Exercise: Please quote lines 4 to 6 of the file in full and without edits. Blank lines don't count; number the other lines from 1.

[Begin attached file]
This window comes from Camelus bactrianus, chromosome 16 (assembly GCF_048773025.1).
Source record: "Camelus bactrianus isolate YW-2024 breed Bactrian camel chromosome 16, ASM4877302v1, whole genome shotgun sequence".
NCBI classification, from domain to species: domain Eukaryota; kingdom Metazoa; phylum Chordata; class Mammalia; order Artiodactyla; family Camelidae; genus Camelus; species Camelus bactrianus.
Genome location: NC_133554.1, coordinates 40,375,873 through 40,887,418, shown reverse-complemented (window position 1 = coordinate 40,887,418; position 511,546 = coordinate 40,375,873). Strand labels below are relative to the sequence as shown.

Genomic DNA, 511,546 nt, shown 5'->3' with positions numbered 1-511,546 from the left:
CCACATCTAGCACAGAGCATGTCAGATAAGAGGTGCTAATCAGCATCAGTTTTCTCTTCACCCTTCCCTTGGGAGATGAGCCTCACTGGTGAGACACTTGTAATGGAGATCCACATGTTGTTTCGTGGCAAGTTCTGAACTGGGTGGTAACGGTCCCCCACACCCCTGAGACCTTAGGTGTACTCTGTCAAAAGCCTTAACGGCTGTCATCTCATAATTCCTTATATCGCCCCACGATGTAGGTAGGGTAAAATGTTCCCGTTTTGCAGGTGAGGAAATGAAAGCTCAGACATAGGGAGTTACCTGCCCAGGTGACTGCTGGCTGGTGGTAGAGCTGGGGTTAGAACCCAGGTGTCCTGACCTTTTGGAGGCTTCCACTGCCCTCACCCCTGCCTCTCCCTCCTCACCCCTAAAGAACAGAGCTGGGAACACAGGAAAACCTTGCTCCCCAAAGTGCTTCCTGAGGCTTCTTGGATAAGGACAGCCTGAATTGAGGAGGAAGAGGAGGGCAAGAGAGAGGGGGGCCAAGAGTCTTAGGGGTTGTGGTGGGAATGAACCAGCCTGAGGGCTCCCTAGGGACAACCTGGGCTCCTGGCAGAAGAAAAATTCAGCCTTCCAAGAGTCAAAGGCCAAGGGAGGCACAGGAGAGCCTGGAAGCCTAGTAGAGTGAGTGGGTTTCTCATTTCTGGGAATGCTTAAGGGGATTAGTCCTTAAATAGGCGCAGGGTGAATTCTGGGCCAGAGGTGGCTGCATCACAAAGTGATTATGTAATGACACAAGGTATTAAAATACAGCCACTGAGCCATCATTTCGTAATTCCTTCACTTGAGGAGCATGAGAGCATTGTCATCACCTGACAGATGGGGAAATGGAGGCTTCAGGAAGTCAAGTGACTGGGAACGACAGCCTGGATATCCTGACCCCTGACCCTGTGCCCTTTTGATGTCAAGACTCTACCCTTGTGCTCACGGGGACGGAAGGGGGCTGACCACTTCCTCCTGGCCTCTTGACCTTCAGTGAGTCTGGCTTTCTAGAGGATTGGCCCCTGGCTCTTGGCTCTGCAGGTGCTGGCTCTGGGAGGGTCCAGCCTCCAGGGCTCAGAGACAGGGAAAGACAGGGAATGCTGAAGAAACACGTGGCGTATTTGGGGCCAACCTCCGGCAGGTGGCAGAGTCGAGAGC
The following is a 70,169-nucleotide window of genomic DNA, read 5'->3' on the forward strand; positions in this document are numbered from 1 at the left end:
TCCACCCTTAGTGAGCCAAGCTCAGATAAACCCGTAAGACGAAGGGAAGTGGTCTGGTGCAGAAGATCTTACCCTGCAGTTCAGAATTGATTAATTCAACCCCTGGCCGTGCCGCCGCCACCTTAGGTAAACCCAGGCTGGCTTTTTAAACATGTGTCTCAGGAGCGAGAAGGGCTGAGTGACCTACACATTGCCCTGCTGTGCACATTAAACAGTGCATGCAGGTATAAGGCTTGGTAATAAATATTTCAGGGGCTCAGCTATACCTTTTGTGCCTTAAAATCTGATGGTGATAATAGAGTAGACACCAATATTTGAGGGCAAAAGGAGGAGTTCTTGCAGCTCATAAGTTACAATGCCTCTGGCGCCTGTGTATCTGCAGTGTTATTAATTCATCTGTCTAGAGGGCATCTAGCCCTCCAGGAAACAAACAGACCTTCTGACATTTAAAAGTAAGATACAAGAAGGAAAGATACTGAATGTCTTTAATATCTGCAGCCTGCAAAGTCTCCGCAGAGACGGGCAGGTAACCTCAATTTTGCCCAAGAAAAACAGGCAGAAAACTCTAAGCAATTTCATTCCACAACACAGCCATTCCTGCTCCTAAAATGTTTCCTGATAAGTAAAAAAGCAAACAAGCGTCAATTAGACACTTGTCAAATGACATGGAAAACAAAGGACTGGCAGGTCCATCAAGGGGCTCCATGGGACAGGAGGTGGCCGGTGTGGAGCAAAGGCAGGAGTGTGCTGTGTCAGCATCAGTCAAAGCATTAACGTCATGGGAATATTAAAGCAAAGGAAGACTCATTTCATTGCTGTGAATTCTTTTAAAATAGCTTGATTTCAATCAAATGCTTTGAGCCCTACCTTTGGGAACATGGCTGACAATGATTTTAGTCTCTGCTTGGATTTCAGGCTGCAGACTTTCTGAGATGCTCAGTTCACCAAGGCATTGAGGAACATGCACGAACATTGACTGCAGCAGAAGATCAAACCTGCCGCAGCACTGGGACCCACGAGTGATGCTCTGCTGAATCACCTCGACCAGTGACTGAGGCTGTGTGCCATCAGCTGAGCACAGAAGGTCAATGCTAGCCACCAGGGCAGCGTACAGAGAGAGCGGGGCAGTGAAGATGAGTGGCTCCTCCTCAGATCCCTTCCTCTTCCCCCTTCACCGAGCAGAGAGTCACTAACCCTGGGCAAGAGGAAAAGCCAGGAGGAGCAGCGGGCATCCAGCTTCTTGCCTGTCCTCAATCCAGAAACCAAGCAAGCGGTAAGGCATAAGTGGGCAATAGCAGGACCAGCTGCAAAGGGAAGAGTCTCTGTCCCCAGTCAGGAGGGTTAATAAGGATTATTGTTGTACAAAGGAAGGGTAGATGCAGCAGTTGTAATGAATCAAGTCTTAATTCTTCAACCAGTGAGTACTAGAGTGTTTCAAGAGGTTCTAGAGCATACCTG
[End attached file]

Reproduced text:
Genome location: NC_133554.1, coordinates 40,375,873 through 40,887,418, shown reverse-complemented (window position 1 = coordinate 40,887,418; position 511,546 = coordinate 40,375,873). Strand labels below are relative to the sequence as shown.

Genomic DNA, 511,546 nt, shown 5'->3' with positions numbered 1-511,546 from the left:
CCACATCTAGCACAGAGCATGTCAGATAAGAGGTGCTAATCAGCATCAGTTTTCTCTTCACCCTTCCCTTGGGAGATGAGCCTCACTGGTGAGACACTTGTAATGGAGATCCACATGTTGTTTCGTGGCAAGTTCTGAACTGGGTGGTAACGGTCCCCCACACCCCTGAGACCTTAGGTGTACTCTGTCAAAAGCCTTAACGGCTGTCATCTCATAATTCCTTATATCGCCCCACGATGTAGGTAGGGTAAAATGTTCCCGTTTTGCAGGTGAGGAAATGAAAGCTCAGACATAGGGAGTTACCTGCCCAGGTGACTGCTGGCTGGTGGTAGAGCTGGGGTTAGAACCCAGGTGTCCTGACCTTTTGGAGGCTTCCACTGCCCTCACCCCTGCCTCTCCCTCCTCACCCCTAAAGAACAGAGCTGGGAACACAGGAAAACCTTGCTCCCCAAAGTGCTTCCTGAGGCTTCTTGGATAAGGACAGCCTGAATTGAGGAGGAAGAGGAGGGCAAGAGAGAGGGGGGCCAAGAGTCTTAGGGGTTGTGGTGGGAATGAACCAGCCTGAGGGCTCCCTAGGGACAACCTGGGCTCCTGGCAGAAGAAAAATTCAGCCTTCCAAGAGTCAAAGGCCAAGGGAGGCACAGGAGAGCCTGGAAGCCTAGTAGAGTGAGTGGGTTTCTCATTTCTGGGAATGCTTAAGGGGATTAGTCCTTAAATAGGCGCAGGGTGAATTCTGGGCCAGAGGTGGCTGCATCACAAAGTGATTATGTAATGACACAAGGTATTAAAATACAGCCACTGAGCCATCATTTCGTAATTCCTTCACTTGAGGAGCATGAGAGCATTGTCATCACCTGACAGATGGGGAAATGGAGGCTTCAGGAAGTCAAGTGACTGGGAACGACAGCCTGGATATCCTGACCCCTGACCCTGTGCCCTTTTGATGTCAAGACTCTACCCTTGTGCTCACGGGGACGGAAGGGGGCTGACCACTTCCTCCTGGCCTCTTGACCTTCAGTGAGTCTGGCTTTCTAGAGGATTGGCCCCTGGCTCTTGGCTCTGCAGGTGCTGGCTCTGGGAGGGTCCAGCCTCCAGGGCTCAGAGACAGGGAAAGACAGGGAATGCTGAAGAAACACGTGGCGTATTTGGGGCCAACCTCCGGCAGGTGGCAGAGTCGAGAGC